Study Finds Air Pollution Causes a High Risk for Premature Death


Almost two-thirds of the deaths caused by air pollution are avoidable, according to the researchers.

While it is well known that air pollution increases risks of cardiovascular and respiratory diseases, a new study has found that the global loss of life expectancy caused by air pollution is higher than other risk factors, such as smoking, infectious diseases, and violence.1

Researchers examined the link between exposure to pollutants and the occurrence of diseases using an atmospheric chemical mode. They then combined their exposure data with the Global Exposure — Mortality Model, derived from various epidemiological cohort studies.1

The researchers analyzed the effect of air pollution on 6 categories of disease: lower respiratory tract infection, chronic obstructive pulmonary disease, lung cancer, heart disease, cerebrovascular disease leading to stroke, and other noncommunicable diseases, including conditions such as high blood pressure and diabetes.2

The analysis found that cardiovascular diseases had 43% of the shortened lives due to air pollution worldwide—the largest proportion of shortened lives due to air pollution.2

They also found that older people are affected the most, with the exception of deaths in children aged 5 years and younger in low income countries. Globally, approximately 75% of deaths attributed to air pollution occur in people over age 60 years, according to the researchers.2

Geographically, the results of their investigation show that the mortality caused by ambient air pollution is highest in East Asia (35%) and South Asia (32%), followed by Africa (11%), Europe (9%), and North and South America (6%). The lowest mortality rates were found in Australia (1.5%), which the authors attributed to the country’s strict air quality standards.1

In addition to their geographic analysis, the researchers found that air pollution caused 8.8 million premature deaths worldwide in 2015, corresponding to an average 2.9-year reduction in life expectancy per capita. To put that in context, the researchers noted that tobacco smoking reduces life expectancy by an average of 2.2 years, HIV/AIDS by 0.7 years, and parasitic and vector-borne diseases by 0.6 years.1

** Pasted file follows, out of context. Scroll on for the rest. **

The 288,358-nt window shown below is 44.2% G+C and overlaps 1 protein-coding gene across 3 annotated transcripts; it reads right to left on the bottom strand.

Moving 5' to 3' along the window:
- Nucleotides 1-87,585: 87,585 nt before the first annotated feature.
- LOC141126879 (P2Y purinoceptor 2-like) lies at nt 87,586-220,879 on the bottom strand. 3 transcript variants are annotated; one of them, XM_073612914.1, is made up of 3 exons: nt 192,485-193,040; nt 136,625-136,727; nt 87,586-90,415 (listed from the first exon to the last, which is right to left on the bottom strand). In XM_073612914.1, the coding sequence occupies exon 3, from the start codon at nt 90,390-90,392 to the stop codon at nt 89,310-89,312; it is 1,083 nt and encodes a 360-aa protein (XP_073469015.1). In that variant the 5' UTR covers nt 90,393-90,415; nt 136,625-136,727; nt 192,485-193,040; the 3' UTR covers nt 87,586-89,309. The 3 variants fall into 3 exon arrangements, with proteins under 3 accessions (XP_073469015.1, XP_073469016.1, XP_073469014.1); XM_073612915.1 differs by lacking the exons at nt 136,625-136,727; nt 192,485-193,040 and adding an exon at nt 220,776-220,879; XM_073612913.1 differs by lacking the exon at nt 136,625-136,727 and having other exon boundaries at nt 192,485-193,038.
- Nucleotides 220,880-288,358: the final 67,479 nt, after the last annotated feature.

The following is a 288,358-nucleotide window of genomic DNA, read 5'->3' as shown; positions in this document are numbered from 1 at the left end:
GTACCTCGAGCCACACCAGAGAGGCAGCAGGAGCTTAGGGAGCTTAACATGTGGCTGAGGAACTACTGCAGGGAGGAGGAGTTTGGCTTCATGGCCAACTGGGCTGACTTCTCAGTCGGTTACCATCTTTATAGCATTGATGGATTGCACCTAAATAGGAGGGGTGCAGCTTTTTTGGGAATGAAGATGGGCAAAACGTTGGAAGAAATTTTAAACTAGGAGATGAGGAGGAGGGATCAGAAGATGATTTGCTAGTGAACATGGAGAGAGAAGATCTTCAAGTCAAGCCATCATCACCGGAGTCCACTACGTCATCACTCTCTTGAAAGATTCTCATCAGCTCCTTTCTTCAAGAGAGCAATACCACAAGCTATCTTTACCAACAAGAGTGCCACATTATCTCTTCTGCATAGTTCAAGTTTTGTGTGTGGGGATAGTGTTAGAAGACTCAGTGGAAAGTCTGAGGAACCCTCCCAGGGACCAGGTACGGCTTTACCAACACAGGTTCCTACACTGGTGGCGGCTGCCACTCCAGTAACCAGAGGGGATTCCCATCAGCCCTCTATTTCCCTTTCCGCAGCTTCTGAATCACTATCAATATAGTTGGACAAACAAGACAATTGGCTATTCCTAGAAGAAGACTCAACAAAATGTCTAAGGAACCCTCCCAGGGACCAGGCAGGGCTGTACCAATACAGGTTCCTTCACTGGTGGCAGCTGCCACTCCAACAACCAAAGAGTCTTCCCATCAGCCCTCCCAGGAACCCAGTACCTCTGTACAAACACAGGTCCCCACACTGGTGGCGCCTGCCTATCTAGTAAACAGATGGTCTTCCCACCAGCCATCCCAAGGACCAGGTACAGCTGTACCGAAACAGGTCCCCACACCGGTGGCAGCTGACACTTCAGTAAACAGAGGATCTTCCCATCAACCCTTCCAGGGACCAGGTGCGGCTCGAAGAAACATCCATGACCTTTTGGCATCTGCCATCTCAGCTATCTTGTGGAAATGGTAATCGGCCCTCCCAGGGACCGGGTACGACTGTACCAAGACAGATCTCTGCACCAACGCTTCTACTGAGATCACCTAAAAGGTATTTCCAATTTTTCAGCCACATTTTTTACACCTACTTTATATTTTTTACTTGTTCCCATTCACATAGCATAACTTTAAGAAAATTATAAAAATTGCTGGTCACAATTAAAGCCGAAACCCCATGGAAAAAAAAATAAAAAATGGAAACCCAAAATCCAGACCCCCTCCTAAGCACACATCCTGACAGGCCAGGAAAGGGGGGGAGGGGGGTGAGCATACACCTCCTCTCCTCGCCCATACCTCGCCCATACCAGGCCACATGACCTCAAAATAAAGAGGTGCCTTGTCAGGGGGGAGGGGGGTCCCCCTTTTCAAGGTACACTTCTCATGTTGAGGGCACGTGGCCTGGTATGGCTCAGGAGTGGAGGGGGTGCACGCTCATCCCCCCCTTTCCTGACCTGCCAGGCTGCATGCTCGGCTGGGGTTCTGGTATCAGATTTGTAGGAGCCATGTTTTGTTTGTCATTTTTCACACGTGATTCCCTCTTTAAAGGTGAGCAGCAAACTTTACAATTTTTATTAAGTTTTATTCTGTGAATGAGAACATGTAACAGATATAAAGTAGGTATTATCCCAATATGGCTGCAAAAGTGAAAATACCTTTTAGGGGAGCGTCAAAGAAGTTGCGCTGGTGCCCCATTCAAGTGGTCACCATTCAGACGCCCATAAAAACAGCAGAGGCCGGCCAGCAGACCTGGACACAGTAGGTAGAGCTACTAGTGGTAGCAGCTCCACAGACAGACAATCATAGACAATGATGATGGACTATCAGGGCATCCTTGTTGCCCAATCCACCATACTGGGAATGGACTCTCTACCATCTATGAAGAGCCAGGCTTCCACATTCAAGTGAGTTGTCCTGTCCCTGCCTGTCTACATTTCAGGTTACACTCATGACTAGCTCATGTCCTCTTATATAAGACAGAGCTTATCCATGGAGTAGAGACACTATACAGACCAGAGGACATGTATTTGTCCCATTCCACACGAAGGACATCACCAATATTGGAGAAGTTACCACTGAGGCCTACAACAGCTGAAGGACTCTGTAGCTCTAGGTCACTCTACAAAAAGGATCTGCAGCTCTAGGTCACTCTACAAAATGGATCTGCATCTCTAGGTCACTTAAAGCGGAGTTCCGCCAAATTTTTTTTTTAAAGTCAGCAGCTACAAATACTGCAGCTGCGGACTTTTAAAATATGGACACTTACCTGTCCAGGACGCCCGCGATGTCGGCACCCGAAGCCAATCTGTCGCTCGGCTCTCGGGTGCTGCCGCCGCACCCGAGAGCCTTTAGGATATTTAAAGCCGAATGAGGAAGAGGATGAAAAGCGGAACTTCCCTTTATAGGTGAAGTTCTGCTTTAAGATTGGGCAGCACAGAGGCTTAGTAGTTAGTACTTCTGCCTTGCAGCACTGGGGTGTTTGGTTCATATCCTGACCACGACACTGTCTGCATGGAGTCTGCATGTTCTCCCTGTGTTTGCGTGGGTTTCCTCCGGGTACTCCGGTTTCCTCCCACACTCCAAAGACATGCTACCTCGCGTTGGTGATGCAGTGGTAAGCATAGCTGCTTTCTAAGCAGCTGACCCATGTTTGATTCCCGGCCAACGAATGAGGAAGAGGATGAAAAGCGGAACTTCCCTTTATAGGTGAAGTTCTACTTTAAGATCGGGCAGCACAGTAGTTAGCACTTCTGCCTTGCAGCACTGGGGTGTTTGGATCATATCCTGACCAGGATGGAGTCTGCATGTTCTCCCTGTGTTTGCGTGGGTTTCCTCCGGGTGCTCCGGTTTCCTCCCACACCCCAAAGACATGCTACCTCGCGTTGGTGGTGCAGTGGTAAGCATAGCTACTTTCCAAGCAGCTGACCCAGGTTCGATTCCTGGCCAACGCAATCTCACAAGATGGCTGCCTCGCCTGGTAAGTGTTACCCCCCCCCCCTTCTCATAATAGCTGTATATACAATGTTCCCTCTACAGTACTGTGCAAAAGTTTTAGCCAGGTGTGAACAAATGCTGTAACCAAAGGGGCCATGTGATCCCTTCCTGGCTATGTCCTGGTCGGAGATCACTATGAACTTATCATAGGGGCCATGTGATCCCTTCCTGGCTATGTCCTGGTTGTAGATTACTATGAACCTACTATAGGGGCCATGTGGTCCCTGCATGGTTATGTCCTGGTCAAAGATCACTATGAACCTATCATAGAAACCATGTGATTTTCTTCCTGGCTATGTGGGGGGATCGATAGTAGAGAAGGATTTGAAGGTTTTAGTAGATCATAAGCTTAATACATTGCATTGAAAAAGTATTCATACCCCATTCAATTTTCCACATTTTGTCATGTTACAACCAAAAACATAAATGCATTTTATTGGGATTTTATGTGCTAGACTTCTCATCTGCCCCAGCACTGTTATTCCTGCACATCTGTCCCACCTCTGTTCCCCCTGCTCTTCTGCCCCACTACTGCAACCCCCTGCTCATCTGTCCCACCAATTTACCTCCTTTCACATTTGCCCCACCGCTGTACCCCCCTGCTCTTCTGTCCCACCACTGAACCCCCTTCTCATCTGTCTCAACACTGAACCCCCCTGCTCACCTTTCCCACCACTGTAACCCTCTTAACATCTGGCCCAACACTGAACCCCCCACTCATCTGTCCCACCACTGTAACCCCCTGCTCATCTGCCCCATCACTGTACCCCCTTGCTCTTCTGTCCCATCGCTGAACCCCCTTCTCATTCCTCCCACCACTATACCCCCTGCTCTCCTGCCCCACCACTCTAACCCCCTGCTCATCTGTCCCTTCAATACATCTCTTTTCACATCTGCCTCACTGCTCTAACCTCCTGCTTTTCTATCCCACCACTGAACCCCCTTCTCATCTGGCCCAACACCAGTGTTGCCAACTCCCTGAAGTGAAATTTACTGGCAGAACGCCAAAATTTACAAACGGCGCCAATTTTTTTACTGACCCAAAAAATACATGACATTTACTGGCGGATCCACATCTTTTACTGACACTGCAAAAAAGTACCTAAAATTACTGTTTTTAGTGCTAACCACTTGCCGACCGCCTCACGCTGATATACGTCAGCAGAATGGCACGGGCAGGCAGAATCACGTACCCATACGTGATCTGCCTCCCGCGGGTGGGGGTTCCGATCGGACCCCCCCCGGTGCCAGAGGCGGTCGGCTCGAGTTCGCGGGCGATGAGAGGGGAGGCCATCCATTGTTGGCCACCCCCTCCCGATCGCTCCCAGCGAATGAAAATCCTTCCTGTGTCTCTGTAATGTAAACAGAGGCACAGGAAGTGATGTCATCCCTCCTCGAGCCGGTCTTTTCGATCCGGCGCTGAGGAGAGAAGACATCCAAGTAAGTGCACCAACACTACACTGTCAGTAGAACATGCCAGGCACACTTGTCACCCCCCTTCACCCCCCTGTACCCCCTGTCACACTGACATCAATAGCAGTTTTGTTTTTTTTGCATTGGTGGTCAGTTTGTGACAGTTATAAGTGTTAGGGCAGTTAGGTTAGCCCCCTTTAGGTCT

“Air pollution exceeds malaria as a cause of premature death by a factor of 19,” said Jos Lelieveld, PhD, director at the Max Planck Institute for Chemistry and first author of the study, in a statement. “It exceeds violence by a factor of 17, and HIV/AIDS by a factor of 9. Given the huge impact on public health and the global population, one could say that our results indicate an air pollution pandemic.”1

Almost 2/3 of the deaths caused by air pollution are avoidable, according to the researchers. They estimated that the average global life expectancy would increase by more than a year if the emissions from the use of fossil fuels were eliminated.1


  1. Air pollution is one of the world’s most dangerous health risks [news release]. Max Planck Gesellschaft, March 3, 2020. Accessed March 11, 2020.
  2. The world faces an air pollution ‘pandemic’ [news release]. European Society of Cardiology; March 3, 2020. Accessed March 11, 2020.

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